It’s the world’s most photographed burner – sorry, I mean a waste-to-energy (WTE) plant – in Copenhagen. Designed by Bjarke Ingels, with a ski hill on top and the highest climbing wall on the side, Amager Bakke is said to be the cleanest WTE factory in the world. But it was an expensive buildable factory, and Denmark has 22 others that supply district heat, as well as electricity, to communities. According to Politics, Denmark imported one million tonnes of waste in 2018 from the UK and Germany, essentially transferring emissions from one country to another, in order for everything to work.
However, there is one type of emission that cannot be purified, and that is carbon dioxide. There’s also a lot more than people thought: A recent study by Zero Waste Europe notes that CO2 emissions from WTE almost double what is reported.
Treehugger previously noted that, according to the EPA, burning municipal waste emits more CO2 per tonne than burning coal. However, about half of the CO2 is not counted, as it comes from biogenic sources – food waste, paper and old IKEA furniture boards.
This does not “count” because, as the International Energy Agency explains, “burning fossil fuels releases carbon trapped in the earth for millions of years while burning biomass emits carbon, which is part of the biogenic carbon cycle.” Plastics, on the other hand, are treated as fossil fuels that have made a short side trip through your water bottle.
The Zero Waste Europe report suggests that the rise of WTE is making European countries look as if they are cleaning up their stocks and reducing their carbon emissions when in fact they are just playing the count. The report says: “Many EU countries did not report data on WTE emissions (Austria, France, Germany, Lithuania, the Netherlands, Poland and Slovakia) or reported only the fossil share of the emissions (Portugal and the United Kingdom).”
So while methane emissions from landfills are declining, overall emissions are not.
Another report, Effects of Combustion Gases and Air Quality of Combustion and Landfill, reached almost the same conclusions, noting that both landfill and incineration are inconsistent with climate change goals.
“Combustion cannot be considered a“ green ”or low-carbon source of electricity because the emissions per kWh of energy produced are higher than CCGT [Combined Cycle Gas Turbine], renewable energies, and the aggregate marginal source of electricity in the UK. The carbon intensity deficit of residual burners will increase as the British grid decarbonises. The use of incineration is therefore also inconsistent with the achievement of local net zero-zero climate change targets in relation to energy generation emissions unless coupled with carbon sequestration and storage. This technology is not yet commercially viable and its use will considerably increase the cost of waste treatment. ”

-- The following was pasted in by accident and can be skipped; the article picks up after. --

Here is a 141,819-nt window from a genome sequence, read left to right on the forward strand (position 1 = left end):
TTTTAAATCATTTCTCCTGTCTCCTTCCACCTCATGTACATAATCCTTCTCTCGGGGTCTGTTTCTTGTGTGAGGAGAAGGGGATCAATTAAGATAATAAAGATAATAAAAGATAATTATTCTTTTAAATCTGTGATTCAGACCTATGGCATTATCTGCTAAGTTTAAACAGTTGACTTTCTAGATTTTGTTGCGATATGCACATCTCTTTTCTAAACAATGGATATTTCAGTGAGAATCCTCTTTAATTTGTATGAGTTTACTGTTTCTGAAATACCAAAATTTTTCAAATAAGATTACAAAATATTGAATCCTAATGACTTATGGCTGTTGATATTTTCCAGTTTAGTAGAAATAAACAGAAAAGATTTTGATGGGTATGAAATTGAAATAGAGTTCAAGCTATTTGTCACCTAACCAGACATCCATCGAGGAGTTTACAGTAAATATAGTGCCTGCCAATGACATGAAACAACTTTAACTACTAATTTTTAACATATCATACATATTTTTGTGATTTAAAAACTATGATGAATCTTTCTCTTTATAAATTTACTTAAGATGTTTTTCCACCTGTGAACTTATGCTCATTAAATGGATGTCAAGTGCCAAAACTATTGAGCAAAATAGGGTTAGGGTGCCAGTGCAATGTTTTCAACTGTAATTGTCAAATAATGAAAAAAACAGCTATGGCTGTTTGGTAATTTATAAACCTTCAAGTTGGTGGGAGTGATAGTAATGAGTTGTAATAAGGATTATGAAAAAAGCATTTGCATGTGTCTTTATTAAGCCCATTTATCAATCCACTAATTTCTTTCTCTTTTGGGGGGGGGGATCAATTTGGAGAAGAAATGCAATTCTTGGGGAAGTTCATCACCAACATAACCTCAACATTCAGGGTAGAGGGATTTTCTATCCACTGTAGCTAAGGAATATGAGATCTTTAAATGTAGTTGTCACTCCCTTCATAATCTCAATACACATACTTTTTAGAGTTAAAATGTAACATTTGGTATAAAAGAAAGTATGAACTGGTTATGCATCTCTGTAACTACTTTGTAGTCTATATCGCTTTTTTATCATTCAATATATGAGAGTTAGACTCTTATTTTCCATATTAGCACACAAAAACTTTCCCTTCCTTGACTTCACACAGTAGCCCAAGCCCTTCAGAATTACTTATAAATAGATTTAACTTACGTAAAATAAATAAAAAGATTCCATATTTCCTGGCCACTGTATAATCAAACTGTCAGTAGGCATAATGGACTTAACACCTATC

According to Beth Gardiner, reporting on Yale 360, the European Union no longer supports WTE. Janek Vähk, one of the authors of the Zero Waste Europe report, tells Gardiner that “things seem to be really changing in Brussels”, and the EU is now realizing that burning is a major source of greenhouse gases.
Even Denmark, home of Amager Bakke, is cutting back. The Copenhagen Post quotes Dan Jørgensen, the climate minister:
“We are launching a very green transition from the waste sector. For 15 years we have failed to solve the dilemma of waste incineration. It is time to stop importing plastic waste from abroad to fill empty incinerators and burn them to the detriment of the climate. With this agreement, we increase recycling. and decreases combustion, making a significant difference to the climate. ”
To reduce the amount of fuel or landfills, Danes will have to do more sorting and sorting of 10 types of waste, and increase the amount of recycling to 60%. There will be more circular initiatives where “citizens will have better opportunities to deliver waste directly to companies that can use it to produce new products.”
And there will be less burning:
“The capacity of Danish incineration plants needs to be reduced to supplement Danish waste amounts, which are expected to decrease when recycling increases. That capacity will be set at about 30 percent less than the amount of waste the Danes produce today.”
Meanwhile, a new report predicts that the WTE market will continue to expand, particularly in the United States and China: “In the midst of the COVID-19 crisis, the global Waste Energy (WTE) market is estimated at $ 32.3 Billion by 2020 projected to reach a revised size of US $ 48.5 billion by 2027, growing at CAGR [Compound Annual Growth Rate] of 6% over the period 2020-2027. ”
Waste-to-energy is still being launched in the United States, sometimes under fancy names such as heat processing or thermal conversion. We’ve seen the U.S. Chemical Council’s campaigns before, and we’ll see more in the future.
The unfortunate truth is that recycling breaks down, landfills release methane, and even the cleanest waste-to-energy plant pumps CO2. Aiming for zero waste is really the only option, now knowing that beautiful burners over ski hills won’t save us.